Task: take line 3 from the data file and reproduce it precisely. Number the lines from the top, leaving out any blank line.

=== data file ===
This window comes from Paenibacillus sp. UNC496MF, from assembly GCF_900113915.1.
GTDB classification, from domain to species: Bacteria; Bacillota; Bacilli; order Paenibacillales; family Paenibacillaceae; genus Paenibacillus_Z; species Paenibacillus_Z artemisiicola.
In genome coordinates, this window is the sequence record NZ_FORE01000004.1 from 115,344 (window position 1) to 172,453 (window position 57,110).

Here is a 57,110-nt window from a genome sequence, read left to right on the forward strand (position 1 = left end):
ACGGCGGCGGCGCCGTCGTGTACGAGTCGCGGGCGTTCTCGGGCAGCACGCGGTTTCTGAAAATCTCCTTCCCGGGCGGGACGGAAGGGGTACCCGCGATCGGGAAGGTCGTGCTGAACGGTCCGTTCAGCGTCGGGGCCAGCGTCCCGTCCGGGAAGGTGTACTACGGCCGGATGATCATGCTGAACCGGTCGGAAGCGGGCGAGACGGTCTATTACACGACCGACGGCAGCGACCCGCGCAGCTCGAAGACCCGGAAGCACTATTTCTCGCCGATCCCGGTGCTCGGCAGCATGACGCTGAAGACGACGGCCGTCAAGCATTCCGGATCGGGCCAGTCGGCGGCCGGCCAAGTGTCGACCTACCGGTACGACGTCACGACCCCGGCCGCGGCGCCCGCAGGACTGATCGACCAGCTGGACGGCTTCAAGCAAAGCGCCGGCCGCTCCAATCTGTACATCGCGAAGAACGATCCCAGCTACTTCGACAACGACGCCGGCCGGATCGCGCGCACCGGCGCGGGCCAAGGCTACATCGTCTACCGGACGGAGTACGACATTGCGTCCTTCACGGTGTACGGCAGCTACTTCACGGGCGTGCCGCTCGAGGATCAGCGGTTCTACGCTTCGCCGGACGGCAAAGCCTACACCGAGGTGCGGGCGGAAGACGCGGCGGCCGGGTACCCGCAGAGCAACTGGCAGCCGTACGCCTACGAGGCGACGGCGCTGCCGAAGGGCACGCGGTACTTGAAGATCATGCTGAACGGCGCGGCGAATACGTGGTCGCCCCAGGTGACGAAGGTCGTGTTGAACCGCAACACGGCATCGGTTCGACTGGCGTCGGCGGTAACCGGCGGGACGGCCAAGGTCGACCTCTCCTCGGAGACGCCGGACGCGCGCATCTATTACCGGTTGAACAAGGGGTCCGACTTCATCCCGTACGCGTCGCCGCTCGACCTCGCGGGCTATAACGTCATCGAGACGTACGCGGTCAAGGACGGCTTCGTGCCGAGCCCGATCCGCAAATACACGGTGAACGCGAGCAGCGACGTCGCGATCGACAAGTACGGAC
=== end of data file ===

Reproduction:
In genome coordinates, this window is the sequence record NZ_FORE01000004.1 from 115,344 (window position 1) to 172,453 (window position 57,110).